Could the Rental Market Lose its Mojo?
June 27, 2016
High demand among young professionals has pushed rents in cities to new highs over the last five years. Rents have jumped about 20 percent nationwide in that time period. But some housing experts believe the rental market may be showing some signs of cooling.
Read more: Rent Out of Reach for Many Americans
Most of that cooling is due to a surge in new supply in key markets. For example, major markets like New York, San Francisco, Seattle, and Boston are starting to see slower increases in rents.
Overall, annual rent growth for high-end urban apartments has slowed from its peak in 2011 of nearly 8 percent to about 3 percent, according to MPF Research, a firm that tracks the multifamily sector. Multifamily permits in urban areas climbed 39 percent in 2015 compared to a year earlier, which means plenty of new supply is entering many markets, according to Zelman & Associates data.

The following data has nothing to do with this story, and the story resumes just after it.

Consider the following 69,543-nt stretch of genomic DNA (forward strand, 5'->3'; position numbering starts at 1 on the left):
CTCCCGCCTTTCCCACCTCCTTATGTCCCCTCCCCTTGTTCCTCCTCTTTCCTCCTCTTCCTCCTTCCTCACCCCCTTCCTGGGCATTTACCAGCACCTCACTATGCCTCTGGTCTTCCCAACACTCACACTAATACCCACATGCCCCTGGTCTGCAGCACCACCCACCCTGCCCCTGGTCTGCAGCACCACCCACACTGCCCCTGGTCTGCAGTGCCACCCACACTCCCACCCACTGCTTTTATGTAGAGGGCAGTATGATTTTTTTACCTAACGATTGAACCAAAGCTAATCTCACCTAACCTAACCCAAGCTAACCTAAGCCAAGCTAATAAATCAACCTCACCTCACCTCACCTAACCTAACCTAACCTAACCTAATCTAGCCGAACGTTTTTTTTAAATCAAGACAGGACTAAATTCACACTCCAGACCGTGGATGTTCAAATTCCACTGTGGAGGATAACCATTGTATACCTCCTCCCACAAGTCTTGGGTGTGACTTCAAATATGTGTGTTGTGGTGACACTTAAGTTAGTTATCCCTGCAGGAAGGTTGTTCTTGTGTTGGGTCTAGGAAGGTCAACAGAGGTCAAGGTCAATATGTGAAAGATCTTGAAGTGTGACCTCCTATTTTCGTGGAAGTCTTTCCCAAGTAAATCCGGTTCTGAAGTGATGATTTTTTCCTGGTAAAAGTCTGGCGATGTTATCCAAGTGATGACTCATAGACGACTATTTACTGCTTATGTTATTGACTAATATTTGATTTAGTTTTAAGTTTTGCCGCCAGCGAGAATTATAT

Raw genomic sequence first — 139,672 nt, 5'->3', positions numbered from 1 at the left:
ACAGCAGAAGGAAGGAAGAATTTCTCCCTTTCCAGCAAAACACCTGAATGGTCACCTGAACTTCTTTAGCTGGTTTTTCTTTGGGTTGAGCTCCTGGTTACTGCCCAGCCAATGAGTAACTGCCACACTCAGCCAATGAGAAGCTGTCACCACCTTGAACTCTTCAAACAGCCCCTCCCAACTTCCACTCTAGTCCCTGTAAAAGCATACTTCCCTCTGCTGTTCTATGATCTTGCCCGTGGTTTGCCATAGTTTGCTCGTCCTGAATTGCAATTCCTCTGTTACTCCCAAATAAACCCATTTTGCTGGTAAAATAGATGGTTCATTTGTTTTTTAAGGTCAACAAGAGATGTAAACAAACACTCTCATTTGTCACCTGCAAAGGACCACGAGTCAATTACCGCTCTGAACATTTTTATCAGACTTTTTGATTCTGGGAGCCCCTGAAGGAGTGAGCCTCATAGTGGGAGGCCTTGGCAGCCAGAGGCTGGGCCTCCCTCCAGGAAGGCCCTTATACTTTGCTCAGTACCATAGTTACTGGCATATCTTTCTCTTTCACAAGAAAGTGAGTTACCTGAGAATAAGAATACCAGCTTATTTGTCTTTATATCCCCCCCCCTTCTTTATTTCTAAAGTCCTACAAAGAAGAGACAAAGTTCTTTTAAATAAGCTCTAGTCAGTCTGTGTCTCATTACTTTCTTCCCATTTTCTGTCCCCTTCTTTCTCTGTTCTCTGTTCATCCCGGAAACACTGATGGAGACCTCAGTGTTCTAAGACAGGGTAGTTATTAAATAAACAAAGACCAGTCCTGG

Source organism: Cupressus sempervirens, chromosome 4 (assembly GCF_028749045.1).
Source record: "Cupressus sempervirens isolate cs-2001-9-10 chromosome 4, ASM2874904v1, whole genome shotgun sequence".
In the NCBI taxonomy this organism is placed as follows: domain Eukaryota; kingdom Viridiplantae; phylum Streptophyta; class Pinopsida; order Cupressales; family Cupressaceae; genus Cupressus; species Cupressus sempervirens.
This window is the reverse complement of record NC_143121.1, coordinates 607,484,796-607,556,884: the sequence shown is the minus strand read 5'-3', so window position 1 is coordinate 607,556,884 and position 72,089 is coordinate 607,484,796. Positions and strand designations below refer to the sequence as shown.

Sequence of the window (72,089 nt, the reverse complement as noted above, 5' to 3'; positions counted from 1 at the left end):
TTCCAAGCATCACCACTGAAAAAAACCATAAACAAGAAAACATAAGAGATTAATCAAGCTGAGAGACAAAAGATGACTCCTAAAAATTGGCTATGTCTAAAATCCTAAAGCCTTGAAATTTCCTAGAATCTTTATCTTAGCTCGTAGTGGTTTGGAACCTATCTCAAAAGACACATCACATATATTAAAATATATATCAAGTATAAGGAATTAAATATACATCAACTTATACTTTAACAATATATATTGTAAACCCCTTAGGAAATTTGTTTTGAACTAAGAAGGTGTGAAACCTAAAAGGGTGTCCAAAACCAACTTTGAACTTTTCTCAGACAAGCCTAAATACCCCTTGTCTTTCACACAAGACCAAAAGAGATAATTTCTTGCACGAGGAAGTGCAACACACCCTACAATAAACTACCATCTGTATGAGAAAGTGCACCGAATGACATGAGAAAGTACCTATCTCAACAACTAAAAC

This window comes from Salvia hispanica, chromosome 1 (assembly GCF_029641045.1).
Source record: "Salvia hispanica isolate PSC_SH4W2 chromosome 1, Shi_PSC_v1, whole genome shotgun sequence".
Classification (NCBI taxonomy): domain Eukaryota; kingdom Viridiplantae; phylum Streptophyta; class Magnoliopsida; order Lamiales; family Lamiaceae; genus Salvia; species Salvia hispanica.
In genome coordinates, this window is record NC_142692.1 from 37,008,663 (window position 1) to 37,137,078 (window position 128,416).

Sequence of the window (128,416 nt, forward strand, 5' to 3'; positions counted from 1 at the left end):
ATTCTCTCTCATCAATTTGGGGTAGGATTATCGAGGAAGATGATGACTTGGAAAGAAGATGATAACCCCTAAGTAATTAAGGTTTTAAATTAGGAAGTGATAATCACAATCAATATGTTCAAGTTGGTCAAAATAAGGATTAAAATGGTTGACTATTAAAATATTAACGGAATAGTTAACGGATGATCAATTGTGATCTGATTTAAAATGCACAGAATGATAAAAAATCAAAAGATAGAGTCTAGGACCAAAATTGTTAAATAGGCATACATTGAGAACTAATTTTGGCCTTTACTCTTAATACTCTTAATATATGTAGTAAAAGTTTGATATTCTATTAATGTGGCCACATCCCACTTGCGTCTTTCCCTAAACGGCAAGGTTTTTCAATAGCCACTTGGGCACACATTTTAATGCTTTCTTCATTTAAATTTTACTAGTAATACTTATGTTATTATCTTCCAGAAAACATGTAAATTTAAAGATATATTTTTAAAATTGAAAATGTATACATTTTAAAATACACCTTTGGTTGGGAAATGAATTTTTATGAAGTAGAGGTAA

New York is expected to see 2.6 times more apartments in the next year than its historical average. Boston is to see 2.5 times and Philadelphia is expected for double its usually supply too.
“When a number of new buildings compete to attract renters in a neighborhood, developers often offer generous concessions to help lure them, such as one or two months of free rent,” The Wall Street Journal reports. “That forces owners of existing buildings to lower rents or risk losing tenants, placing downward pressure on rents across the market.”
Major landlords, such as Equity Residential and Essex Property Trust, are lowering their expectations for revenue growth this year. Still, while economists are predicting a gradual slowdown in the sector, they aren’t predicting any crash.
“The demand to live in these high-density urban markets remains very strong from both millennials and aging baby boomers,” David Neithercut, president and chief executive of Equity Residential, told The Wall Street Journal. “This gives us great confidence that we are right where we want to be for the long term.”
Source: “Rents Are Booming, But for How Long?” The Wall Street Journal (June 21, 2016)
Updated: January 17, 2020